# Between Python and c++ 2d array initialization. What is this ? and why?

A robot is located at the top-left corner of a m x n grid (marked 'Start' in the diagram below).

The robot can only move either down or right at any point in time. The robot is trying to reach the bottom-right corner of the grid (marked 'Finish' in the diagram below).

How many possible unique paths are there?

I came up with the solution and did my code in C++, my native programming language.

```class Solution {
public:
int uniquePaths(int m, int n) {
vector<vector<int>> matrix(m, vector<int>(n, 0));
for (int i = 0; i < m; i++) {
matrix[i] = 1;
}
for (int j = 0; j < n; j++) {
matrix[j] = 1;
}
for(int i = 1; i < m; i++) {
for(int j = 1; j < n; j++) {
matrix[i][j] = matrix[i][j-1] + matrix[i-1][j];

}
}
return matrix[m-1][n-1];
}
};
```

The 2d vector being initialized as `arr[m][n]`

As I am learning Python I decided to solve it in Python as well. I faced an absurd problem. Here,

``````arr = [[0 for x in range(n)] for y in range(m)]
``````

I initialised the 2d array as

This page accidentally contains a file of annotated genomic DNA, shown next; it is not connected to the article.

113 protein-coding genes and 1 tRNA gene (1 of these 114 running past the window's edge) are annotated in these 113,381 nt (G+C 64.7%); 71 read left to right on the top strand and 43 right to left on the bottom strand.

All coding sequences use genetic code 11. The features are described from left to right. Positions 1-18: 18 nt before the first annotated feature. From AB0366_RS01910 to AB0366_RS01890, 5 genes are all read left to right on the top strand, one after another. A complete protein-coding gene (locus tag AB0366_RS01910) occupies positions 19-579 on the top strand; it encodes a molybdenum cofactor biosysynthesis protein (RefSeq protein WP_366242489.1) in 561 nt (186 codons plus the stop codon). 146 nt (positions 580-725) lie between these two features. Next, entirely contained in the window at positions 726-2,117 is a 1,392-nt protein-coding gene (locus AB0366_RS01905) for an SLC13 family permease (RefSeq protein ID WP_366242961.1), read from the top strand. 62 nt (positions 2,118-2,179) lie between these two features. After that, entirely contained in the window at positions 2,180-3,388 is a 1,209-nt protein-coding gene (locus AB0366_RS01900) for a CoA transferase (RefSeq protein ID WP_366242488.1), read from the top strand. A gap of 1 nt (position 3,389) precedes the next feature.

``````arr = [[0 for x in range(m)] for y in range(n)]
``````

and, I was getting Error-List index out of range. I really got screwed up figuring out this needle from the hay, but anyway I got it. Can you please explain why these clashes between rows and columns even though everything is the same?

``````class Solution:
def uniquePaths(self, m: int, n: int) -> int:
if m == 0 or n == 0:
return 0
arr = [[0 for x in range(n)] for y in range(m)]
for i in range(m):
arr[i] = 1
for j in range(n):
arr[j] = 1
for i in range(1,m):
for j in range(1,n):
arr[i][j] = arr[i][j-1] + arr[i-1][j]
return arr[m-1][n-1]
``````

Here is the question link for reference: Unique paths-leetcode

``````vector<vector<int>> matrix(m, vector<int>(n, 0));
``````

you're creating a vector of `m` vectors each containing `n` elements initialised to 0. That's like a 2d matrix of `m` rows x `n` columns.

The equivalent code in Python is:

``````arr = [[0 for x in range(n)] for y in range(m)]
``````

which is a list comprehension. This syntax looks back to front for people coming from a C++ background, but the format for list comprehension is:

``````[ expression for item in list if conditional ]
``````

So in your case for every index in the range `0` to `m` you create an inner list containing `n` zeroes, i.e. a `m` x `n` matrix.

This code:

``````arr = [[0 for x in range(m)] for y in range(n)]
``````

is not equivalent to your C++ code. It's producing a list of `n` lists, each containing `m` zeroes, i.e. a `n` x `m` matrix. Hence the errors you got.